Tibet’s Prime Minister cautiously welcomes investment

Tibet’s Prime Minister cautiously welcomes investment

During a visit to Canada last week, Lobsang Sangay, the Tibetan Prime Minister in exile, encouraged foreign investments and tourism in Tibet. His government has officially given up the fight for outright independence and instead advocates self-rule and sustainable development in their homeland.

On a recent meeting in Montreal, Lobsang Sangay emphasized his government’s pragmatic approach towards Beijing and gave qualified support for the idea that Western companies could do business in Tibet, as long as they respected local culture. “We welcome everyone who wants to alleviate the sufferings of the Tibetans in Tibet” was a key message from the affable Prime Minister. “However, it must be on the Tibetans’ term. Don’t invest only in Chinese-owned businesses or live in hotels that employs exclusively Chinese people”.

Sangay has been the elected leader of the Central Tibetan Administration, the Tibetan government-in-exile in India, since the Dalai Lama renounced his political leadership in 2011.

Huge economic potential

Nearly 60 years after China annexed Tibet, the area has turned into a hotbed of economic activities. The autonomous region has huge resources of metals, including China’s biggest copper and chromium deposits and among the world’s biggest lithium deposits, massive reserves of uranium, gold and oil, and remains an important source of timber.

The rush to extract minerals causes serious concerns for the fragile environment on the Tibetan plateau. The plateau also serves as the headwaters of many of the largest rivers in the Greater Himalayan area, creating unprecedented potential for hydroelectric power to be exported to the rest of China. In recent years the region has seen growing economic activities as Beijing tries to capitalize on its enormous potential, in terms of both resources and as an outlet for the overcrowded eastern regions in China.

The Sinotization of Tibet

As with the restive Xinjiang province to the northwest, the influx of Han Chinese into Tibet has been a key cause of grievance for the local population. Especially since the high-altitude railway to Lhasa was finalized in 2005, greatly improving access to the remote region, money and people have flowed to the Tibetan capital like never before.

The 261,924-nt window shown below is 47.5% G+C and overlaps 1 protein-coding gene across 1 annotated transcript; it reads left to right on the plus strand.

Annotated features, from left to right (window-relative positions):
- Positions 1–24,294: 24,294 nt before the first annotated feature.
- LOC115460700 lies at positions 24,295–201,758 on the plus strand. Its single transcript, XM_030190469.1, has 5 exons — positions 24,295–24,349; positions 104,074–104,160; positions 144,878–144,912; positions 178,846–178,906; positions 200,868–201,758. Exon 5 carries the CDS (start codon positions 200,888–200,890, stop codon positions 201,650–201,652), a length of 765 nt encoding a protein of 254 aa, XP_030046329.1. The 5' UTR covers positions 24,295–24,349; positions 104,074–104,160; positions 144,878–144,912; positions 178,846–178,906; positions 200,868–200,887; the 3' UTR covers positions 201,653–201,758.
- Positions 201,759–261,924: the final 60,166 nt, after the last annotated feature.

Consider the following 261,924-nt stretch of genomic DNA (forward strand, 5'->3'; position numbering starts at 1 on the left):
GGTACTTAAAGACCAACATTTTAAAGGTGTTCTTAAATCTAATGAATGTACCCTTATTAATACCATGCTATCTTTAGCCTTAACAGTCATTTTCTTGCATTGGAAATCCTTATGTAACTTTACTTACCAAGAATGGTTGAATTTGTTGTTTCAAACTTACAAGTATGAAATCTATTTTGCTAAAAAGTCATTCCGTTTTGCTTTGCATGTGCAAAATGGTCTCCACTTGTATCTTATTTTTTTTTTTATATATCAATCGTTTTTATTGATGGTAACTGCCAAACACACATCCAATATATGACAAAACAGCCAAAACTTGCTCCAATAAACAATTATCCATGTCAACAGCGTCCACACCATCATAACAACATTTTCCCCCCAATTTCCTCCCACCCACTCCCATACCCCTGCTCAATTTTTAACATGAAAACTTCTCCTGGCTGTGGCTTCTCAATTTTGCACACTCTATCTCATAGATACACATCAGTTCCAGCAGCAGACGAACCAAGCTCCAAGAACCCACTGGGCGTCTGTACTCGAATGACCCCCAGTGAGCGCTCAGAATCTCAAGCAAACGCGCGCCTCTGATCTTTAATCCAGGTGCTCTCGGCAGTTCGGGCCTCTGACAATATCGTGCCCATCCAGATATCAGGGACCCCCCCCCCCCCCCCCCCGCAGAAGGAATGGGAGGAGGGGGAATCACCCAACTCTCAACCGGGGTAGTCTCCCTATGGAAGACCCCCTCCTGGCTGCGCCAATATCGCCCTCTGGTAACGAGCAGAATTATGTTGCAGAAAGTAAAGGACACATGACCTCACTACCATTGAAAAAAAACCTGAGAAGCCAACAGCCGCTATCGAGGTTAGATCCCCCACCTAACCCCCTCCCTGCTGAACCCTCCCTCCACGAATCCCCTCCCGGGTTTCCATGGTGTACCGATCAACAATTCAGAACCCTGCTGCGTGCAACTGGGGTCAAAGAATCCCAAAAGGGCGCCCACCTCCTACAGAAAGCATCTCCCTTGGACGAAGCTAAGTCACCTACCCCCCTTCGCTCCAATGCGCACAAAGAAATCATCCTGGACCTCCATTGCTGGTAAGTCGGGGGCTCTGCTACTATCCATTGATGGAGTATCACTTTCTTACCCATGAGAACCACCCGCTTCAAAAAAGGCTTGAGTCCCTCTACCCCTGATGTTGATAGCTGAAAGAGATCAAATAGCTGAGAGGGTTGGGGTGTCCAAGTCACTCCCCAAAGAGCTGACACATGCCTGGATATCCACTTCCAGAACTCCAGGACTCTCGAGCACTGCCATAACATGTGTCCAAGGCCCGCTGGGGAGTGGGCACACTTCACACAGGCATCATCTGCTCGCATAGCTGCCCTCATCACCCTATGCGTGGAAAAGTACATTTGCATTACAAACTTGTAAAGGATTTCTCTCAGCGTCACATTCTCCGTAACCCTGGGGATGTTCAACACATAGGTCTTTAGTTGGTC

Lhasa has seen a massive development in the last decade with economic growth rates in the double digits. Beijing sees investments as a way to pacify their restive ethnic regions, although the new prosperity has been accused of largely benefiting Chinese immigrants and entrepreneurs.

Sangay claims that a majority of enterprises in Lhasa are now owned by Chinese businessmen, who favor Chinese employees over the local population. Economic disparities was one factor that lead to the massive riots in 2008, the largest and deadliest seen in Tibet since the 1950s. “It was largely young people demonstrating”, says Sangay, “the third generation born since China occupied Tibet. They were angry because they don’t get jobs in their own country”.

Western involvement is sensitive and risky

It is unlikely that Tibet will see a rush of western companies for the immediate future, despite the increased deference to Beijing among western countries. The Tibetan leadership in exile and the Dalai Lama in particular have done a remarkable job of gaining public support and attention for their cause around the world, making any involvement a potential PR-disaster for most companies, even before taking security or environmental concerns into account.


Categories: Asia Pacific, Economics

About Author

Havard Bergo

Håvard is a foreign policy analyst who works in Kampala for LPC Consult International, a consulting company that specializes on developing projects in East Africa and Mozambique. He has previously worked with the United Nations in Bangkok and as a project manager for a research project in Montreal. Håvard graduated with an MSc in International Relations from the London School of Economics (LSE).